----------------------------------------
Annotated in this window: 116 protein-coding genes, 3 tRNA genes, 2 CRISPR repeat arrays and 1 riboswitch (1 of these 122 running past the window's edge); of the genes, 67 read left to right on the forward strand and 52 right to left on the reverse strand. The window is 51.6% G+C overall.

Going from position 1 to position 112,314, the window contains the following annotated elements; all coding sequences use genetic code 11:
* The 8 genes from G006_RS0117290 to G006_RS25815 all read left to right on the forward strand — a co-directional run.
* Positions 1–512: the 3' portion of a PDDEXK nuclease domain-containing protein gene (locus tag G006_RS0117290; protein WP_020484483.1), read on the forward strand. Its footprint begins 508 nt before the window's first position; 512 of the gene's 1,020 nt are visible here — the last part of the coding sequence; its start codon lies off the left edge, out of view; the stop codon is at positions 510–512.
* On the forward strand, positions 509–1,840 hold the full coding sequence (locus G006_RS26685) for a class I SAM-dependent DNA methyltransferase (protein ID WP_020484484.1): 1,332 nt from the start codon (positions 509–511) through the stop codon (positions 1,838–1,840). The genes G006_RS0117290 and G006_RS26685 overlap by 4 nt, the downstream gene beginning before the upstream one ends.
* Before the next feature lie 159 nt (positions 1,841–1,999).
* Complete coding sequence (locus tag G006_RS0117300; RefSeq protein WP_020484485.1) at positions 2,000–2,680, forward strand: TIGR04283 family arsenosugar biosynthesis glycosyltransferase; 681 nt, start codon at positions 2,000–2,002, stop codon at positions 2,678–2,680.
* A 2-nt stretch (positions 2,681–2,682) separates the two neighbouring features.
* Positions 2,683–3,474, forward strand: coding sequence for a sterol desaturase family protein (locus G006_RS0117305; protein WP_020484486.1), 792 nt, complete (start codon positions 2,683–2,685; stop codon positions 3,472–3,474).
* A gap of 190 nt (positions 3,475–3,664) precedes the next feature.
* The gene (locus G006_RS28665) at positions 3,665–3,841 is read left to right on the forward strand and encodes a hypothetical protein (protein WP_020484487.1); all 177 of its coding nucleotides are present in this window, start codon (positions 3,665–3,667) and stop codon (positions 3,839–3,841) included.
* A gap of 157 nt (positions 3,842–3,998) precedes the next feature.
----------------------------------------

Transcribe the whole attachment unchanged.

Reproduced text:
Annotated in this window: 116 protein-coding genes, 3 tRNA genes, 2 CRISPR repeat arrays and 1 riboswitch (1 of these 122 running past the window's edge); of the genes, 67 read left to right on the forward strand and 52 right to left on the reverse strand. The window is 51.6% G+C overall.

Going from position 1 to position 112,314, the window contains the following annotated elements; all coding sequences use genetic code 11:
* The 8 genes from G006_RS0117290 to G006_RS25815 all read left to right on the forward strand — a co-directional run.
* Positions 1–512: the 3' portion of a PDDEXK nuclease domain-containing protein gene (locus tag G006_RS0117290; protein WP_020484483.1), read on the forward strand. Its footprint begins 508 nt before the window's first position; 512 of the gene's 1,020 nt are visible here — the last part of the coding sequence; its start codon lies off the left edge, out of view; the stop codon is at positions 510–512.
* On the forward strand, positions 509–1,840 hold the full coding sequence (locus G006_RS26685) for a class I SAM-dependent DNA methyltransferase (protein ID WP_020484484.1): 1,332 nt from the start codon (positions 509–511) through the stop codon (positions 1,838–1,840). The genes G006_RS0117290 and G006_RS26685 overlap by 4 nt, the downstream gene beginning before the upstream one ends.
* Before the next feature lie 159 nt (positions 1,841–1,999).
* Complete coding sequence (locus tag G006_RS0117300; RefSeq protein WP_020484485.1) at positions 2,000–2,680, forward strand: TIGR04283 family arsenosugar biosynthesis glycosyltransferase; 681 nt, start codon at positions 2,000–2,002, stop codon at positions 2,678–2,680.
* A 2-nt stretch (positions 2,681–2,682) separates the two neighbouring features.
* Positions 2,683–3,474, forward strand: coding sequence for a sterol desaturase family protein (locus G006_RS0117305; protein WP_020484486.1), 792 nt, complete (start codon positions 2,683–2,685; stop codon positions 3,472–3,474).
* A gap of 190 nt (positions 3,475–3,664) precedes the next feature.
* The gene (locus G006_RS28665) at positions 3,665–3,841 is read left to right on the forward strand and encodes a hypothetical protein (protein WP_020484487.1); all 177 of its coding nucleotides are present in this window, start codon (positions 3,665–3,667) and stop codon (positions 3,839–3,841) included.
* A gap of 157 nt (positions 3,842–3,998) precedes the next feature.